Developer: Trinket Studios
Price: $0.99
Version Reviewed: 1.0.1
Device Reviewed On: iPhone 5

Graphics / Sound Rating: ★★★½☆
Controls Rating: ★★★☆☆
Gameplay Rating: ★★★☆☆
Replay Value Rating: ★★★☆☆

Overall Rating: ★★★☆☆

Color Sheep has a concept I found unique: players must blend and mix colors to protect their sheep Woolson from wolves from all across the rainbow. Players choose their color from a mixture of up of three hues and two brightnesses, including none whatsoever, the default black. Tapping on Woolson launches a laser at the wolves, taking out all the wolves of the same color as the laser. Once a wolf reaches Woolson, it’s game over. The game features crisp high-res artwork, and an original concept for an endless game. It’s certainly challenging, and requires some thought and mastery of its color mechanic. The problem is that its ingeniousness is trumped by its difficulty.

So, color mixing stars off simple enough. Holding down on a bright or dark modifier and then tapping on a color will load up Woolson with that color. Seems easy enough, right? Well, telling between light and dark shades of a color is a bit challenging in the heat of the moment, but sure. Then, color mixing with both the light and dark variants gets thrown in, by swiping over two colors. The control scheme is actually pretty clever, and reach this point teaches players to activate the light/dark modifiers first instead of colors, but it’s again something that adds a layer of complexity.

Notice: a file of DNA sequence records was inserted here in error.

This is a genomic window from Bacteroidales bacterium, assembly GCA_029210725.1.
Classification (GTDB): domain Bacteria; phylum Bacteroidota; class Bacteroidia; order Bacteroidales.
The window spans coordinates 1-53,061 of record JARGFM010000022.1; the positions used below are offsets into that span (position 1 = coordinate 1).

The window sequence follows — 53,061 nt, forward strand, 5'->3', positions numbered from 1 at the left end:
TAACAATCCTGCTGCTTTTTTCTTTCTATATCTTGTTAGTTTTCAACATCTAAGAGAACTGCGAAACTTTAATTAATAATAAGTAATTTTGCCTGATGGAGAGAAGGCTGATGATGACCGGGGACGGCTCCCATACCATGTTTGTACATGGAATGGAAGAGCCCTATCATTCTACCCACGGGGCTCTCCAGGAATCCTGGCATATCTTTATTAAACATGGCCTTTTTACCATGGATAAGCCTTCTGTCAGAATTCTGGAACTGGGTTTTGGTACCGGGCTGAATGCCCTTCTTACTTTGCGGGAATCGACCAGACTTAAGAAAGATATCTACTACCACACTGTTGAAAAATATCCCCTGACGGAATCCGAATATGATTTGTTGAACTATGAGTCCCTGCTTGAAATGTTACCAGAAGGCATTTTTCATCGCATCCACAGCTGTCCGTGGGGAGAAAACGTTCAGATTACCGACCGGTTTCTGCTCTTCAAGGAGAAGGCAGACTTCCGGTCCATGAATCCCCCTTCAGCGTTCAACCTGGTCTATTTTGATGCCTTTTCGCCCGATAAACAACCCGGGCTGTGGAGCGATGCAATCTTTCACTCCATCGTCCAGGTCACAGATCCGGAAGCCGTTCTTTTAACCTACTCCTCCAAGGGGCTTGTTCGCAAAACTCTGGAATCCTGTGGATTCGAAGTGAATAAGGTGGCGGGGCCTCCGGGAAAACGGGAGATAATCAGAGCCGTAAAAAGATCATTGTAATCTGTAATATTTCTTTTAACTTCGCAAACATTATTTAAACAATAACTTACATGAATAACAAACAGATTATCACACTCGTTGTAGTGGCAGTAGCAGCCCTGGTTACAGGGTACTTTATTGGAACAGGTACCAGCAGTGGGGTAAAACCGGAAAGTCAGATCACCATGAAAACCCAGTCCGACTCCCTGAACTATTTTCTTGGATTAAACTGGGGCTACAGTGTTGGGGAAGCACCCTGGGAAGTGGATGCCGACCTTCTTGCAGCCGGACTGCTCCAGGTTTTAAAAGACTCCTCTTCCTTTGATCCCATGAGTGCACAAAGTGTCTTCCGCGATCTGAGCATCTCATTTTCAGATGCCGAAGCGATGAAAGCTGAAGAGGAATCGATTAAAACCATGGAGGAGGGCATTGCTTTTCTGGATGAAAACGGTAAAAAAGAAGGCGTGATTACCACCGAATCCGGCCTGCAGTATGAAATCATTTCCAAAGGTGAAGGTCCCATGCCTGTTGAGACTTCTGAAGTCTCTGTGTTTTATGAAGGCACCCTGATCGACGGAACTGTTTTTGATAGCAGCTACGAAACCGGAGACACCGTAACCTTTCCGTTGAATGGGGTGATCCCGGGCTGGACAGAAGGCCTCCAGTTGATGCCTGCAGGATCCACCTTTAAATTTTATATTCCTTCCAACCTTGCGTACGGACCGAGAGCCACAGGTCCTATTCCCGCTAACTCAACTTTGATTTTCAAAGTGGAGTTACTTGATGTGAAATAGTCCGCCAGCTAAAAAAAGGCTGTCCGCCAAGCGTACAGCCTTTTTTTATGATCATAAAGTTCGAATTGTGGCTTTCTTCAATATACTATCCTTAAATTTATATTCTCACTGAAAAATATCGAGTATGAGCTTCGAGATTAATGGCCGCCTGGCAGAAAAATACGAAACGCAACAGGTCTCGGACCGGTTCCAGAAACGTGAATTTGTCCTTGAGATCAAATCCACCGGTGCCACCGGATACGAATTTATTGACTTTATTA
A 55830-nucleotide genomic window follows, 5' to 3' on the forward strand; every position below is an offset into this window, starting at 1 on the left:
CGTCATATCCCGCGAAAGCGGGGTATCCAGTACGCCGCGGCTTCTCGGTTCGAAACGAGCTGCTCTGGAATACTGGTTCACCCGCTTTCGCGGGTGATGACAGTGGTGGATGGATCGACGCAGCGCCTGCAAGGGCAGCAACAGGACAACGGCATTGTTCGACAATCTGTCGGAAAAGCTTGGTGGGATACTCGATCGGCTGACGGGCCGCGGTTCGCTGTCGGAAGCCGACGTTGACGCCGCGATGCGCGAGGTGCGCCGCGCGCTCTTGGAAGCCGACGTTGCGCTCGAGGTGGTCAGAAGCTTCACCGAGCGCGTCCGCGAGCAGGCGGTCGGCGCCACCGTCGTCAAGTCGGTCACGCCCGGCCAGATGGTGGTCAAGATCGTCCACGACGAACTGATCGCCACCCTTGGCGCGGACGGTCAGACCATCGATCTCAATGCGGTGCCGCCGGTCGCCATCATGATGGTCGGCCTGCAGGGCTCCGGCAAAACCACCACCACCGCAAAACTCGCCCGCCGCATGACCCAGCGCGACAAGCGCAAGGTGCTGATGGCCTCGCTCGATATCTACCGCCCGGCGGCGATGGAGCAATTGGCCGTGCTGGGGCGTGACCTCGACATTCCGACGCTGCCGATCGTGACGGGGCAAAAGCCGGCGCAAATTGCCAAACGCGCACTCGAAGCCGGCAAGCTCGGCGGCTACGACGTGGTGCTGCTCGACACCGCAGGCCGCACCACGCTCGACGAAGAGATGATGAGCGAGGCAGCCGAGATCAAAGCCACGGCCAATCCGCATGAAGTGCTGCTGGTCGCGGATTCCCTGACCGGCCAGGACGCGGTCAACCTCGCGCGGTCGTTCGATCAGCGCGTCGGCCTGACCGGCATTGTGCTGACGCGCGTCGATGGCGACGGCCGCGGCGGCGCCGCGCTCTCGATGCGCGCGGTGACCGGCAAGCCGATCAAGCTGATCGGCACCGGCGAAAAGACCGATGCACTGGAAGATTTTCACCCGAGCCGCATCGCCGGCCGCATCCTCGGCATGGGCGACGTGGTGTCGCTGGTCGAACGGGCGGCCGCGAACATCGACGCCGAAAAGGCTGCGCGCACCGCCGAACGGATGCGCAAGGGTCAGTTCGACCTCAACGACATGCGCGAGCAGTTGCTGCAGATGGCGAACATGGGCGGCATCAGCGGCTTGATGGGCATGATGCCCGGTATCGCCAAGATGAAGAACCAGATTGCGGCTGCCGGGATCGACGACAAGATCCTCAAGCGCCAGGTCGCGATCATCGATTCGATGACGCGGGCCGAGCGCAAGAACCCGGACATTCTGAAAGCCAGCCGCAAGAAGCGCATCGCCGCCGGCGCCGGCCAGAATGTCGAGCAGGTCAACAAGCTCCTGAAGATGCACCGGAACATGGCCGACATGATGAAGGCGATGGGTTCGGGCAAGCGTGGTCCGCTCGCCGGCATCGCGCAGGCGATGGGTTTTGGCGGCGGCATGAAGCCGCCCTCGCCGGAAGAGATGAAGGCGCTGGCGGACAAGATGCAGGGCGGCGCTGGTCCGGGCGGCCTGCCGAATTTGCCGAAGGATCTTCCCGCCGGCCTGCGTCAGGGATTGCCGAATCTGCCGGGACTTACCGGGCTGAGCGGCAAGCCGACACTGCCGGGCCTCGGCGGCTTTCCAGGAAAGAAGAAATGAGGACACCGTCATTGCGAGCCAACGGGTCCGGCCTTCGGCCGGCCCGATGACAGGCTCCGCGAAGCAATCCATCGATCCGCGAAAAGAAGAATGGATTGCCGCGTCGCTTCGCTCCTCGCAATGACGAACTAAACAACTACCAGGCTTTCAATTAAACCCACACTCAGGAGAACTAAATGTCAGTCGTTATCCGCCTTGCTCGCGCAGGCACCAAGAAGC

Then the need to mix in light shades with dark shades gets added, and that was the moment where I just threw my hands up and said “Nnnnnnnnope!” It’s just all way too much. It’s too difficult to tell which slightly different color is which as the wolves are bearing down on Woolson. For example, there’s one particular shade of blue that’s difficult to tell what it is. Now, the problem is that with only one life, it makes screwing up a dangerous proposition. As well, making a mistake by making the wrong combination doesn’t reset unless one hits the “reset color” button, a necessity due to the need to mix light and dark colors. So I’ve never figured out what that shade of blue is because I keep not hitting it until later in the game.

What it seems like Color Sheep needs to actually focus on is introducing its concept, keeping it simple enough to play, and then building on that. The game just feels like it keeps building and building to a point of complexity that could be interesting but instead is just extremely frustrating. I feel like there’s still promise here, if the game is simplified (the developers have told me they’re working on updating the game) then it could be something really fun. Keep an eye on this.

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